Sunday, January 8, 2023

Patricia Holt: R.I.P.

Patricia Holt: R.I.P.
January 18, 1944 - December 3, 2022

I knew Pat in the 70s and 80s..We met at various book events and at special dinners in the Bay Area. I'm sorry we lost touch, but I followed her brilliant career, and we crossed paths occasionally even later. She loved mysteries, writers, and bookstores..and, of course, so much more. (read on) She will be missed.

Here's the obituary from the San Francisco Chronicle:

Patricia Holt, author, book critic, and former Book Editor of the San Francisco Chronicle, died on December 3, 2022, at age 78, after a brief battle with cancer.

Pat, as she was known to friends and colleagues, was a fierce and fearless editor, a woman of unflinching integrity with a passion for literature, writers, independent bookstores, and social justice. She also had a wry sense of humor and an unforgettable chuckle that delighted those lucky enough to hear her colorful stories.

Pat was born in Corona Del Mar. Her family moved to San Francisco when she was 2 and she spent most of her adult life there. She earned her bachelor's degree at the University of Oregon.

Pat began her publishing career in the New York and Boston offices of Houghton Mifflin Company in 1969. In the mid-1970s, she and publishing friends in New York launched a co-publishing venture called San Francisco Book Company, where she was senior editor and publicity director. In 1978 she became Publishers Weekly's first full-time Western correspondent, single-handedly lifting a small alternative publishing scene into a publishing mecca that forced the New York publishing establishment to not only pay attention, but to change: no small feat.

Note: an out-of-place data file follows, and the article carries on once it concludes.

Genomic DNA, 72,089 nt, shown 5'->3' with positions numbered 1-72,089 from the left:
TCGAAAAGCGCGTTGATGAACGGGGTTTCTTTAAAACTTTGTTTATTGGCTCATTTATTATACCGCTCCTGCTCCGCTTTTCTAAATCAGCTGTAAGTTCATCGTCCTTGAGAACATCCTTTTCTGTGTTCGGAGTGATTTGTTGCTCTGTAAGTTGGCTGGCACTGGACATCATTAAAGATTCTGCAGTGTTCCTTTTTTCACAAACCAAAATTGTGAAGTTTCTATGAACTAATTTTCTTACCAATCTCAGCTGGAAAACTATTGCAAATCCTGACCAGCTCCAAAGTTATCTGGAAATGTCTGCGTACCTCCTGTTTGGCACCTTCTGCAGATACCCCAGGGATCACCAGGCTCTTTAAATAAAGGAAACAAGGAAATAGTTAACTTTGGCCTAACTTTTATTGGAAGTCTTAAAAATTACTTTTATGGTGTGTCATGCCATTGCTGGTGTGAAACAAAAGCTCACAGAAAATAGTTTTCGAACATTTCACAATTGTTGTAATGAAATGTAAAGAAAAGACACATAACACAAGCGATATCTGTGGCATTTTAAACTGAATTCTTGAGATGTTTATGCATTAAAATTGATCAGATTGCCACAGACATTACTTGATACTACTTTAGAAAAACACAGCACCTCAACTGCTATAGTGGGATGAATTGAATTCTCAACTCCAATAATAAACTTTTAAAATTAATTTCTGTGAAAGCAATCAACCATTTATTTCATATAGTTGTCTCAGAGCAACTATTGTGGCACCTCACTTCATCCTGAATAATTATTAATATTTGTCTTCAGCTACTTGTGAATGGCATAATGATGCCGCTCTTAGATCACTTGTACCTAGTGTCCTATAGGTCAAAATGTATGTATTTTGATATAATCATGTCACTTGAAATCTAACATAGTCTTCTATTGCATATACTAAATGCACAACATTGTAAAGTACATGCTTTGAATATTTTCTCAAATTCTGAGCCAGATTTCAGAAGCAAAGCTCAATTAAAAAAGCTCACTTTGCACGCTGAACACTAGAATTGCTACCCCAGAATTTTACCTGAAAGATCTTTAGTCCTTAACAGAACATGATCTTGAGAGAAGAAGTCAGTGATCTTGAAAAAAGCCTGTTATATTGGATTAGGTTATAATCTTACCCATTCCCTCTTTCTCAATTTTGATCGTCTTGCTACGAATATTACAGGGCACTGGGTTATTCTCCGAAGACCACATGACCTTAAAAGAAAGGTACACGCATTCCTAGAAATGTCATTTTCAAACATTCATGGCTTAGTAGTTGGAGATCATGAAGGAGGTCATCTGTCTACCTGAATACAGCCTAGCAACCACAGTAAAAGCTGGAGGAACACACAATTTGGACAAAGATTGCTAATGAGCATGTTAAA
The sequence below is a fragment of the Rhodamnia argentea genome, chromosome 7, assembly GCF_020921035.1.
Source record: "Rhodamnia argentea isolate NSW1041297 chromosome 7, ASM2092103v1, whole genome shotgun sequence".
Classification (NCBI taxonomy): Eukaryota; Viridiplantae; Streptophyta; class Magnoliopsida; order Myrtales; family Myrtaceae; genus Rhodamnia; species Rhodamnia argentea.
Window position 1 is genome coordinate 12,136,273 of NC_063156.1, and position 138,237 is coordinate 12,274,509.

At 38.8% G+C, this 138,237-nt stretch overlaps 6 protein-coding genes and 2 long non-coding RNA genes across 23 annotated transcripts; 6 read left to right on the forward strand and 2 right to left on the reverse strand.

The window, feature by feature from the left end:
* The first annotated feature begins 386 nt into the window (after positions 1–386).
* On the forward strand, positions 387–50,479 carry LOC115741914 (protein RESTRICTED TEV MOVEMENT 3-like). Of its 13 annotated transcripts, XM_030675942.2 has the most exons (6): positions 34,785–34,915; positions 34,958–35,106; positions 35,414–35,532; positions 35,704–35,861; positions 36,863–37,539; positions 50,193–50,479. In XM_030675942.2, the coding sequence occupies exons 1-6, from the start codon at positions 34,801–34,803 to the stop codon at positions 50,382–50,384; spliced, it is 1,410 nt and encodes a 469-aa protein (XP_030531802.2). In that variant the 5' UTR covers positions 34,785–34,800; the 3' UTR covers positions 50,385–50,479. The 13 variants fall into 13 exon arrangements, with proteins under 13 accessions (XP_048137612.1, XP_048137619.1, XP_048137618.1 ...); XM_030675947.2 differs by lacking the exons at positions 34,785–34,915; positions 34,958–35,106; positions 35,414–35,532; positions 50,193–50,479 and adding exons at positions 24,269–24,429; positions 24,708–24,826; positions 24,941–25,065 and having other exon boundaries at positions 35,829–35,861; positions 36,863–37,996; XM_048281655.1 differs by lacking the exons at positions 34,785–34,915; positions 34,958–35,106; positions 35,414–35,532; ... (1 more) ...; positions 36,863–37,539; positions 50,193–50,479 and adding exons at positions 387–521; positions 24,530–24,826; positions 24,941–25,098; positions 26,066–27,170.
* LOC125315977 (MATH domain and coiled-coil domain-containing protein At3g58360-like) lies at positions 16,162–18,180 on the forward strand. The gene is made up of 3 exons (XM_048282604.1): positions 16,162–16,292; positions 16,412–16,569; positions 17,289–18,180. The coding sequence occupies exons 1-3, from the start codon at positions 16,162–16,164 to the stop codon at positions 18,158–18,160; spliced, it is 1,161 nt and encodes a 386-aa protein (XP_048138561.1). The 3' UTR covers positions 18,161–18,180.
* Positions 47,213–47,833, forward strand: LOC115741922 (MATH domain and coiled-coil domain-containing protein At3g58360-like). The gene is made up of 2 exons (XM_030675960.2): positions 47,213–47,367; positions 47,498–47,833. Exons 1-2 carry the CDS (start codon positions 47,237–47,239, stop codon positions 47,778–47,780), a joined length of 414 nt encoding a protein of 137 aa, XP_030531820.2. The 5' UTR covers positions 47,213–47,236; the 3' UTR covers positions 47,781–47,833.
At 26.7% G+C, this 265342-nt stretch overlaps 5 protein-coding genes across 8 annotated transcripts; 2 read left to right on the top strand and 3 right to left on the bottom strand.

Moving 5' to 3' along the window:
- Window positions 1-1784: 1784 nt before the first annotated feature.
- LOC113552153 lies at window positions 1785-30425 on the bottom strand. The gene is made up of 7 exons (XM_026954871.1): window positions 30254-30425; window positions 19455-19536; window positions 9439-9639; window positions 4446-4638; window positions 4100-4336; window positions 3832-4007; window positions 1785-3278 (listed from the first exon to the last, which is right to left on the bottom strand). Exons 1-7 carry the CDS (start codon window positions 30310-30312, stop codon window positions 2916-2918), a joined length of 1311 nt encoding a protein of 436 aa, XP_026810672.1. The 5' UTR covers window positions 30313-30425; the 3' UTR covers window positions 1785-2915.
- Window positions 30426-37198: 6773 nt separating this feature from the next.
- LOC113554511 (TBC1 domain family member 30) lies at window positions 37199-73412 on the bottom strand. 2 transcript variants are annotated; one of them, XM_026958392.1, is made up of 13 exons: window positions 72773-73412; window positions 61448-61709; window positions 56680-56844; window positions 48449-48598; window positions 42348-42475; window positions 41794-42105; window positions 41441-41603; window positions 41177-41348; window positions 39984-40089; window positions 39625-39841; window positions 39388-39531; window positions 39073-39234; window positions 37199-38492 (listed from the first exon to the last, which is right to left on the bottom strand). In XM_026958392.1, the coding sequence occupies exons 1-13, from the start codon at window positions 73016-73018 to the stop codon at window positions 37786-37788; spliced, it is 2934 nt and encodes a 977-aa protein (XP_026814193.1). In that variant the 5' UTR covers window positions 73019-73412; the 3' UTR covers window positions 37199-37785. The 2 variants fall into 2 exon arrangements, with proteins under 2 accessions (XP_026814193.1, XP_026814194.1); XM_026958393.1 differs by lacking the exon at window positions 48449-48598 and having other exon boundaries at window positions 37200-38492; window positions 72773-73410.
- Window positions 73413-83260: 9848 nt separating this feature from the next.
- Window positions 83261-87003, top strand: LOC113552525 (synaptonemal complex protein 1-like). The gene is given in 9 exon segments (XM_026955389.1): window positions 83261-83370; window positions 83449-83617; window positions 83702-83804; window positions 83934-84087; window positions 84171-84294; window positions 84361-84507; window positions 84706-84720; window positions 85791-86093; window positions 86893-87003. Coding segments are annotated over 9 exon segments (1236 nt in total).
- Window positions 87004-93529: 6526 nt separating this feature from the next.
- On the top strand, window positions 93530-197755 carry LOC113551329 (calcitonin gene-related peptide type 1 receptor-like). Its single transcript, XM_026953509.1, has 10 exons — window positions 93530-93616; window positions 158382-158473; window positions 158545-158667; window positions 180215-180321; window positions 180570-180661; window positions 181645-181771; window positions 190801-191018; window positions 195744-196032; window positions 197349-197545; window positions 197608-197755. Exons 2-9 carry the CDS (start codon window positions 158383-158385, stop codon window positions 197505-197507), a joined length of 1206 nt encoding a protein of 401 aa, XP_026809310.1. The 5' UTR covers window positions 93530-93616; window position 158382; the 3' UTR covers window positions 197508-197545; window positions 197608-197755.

Pat joined the Chronicle in February 1982, and for just under 17 years she was the book editor and critic at the newspaper and head of the stand-alone Book Review section, where she wrote a weekly column called Between the Lines. Packed with publishing industry news, the column championed local authors and independent bookstores and railed against the rise of, which threatened their existence. Pat brought national prestige to the Book Review and helped authors like Amy Tan and Anne Lamott get noticed by the East Coast-dominated literary world.

Bay Area readers also know her from the many times she hosted City Arts & Lectures events, interviewing high-profile authors including Jonathan Winters (with Robin Williams backstage), Barbara Kingsolver, Isabel Allende, Fran Lebowitz, and Mary Oliver, to name just a few.

After she left the Chronicle, Pat launched Holt Uncensored, a website where she highlighted new book releases and addressed topical publishing industry issues, especially the challenges independent bookstores faced. As Elaine Petrocelli, owner of the Book Passage bookstores, noted in a letter to her staff announcing Pat's passing, "She consistently stood up for bookstores, authors and readers."

Pat led monthly book groups in the fall and spring at Book Passage's Corte Madera location for more than 20 years, right up until the spring of 2022, and more recently she led monthly book groups at Point Reyes Books. From 2016 - 2018 Pat, Myn Adess, and Doris Ober did a live monthly radio show on West Marin's KWMR: The show was Radio Bookmobile, in which they enthused and criticized and talked and argued about books.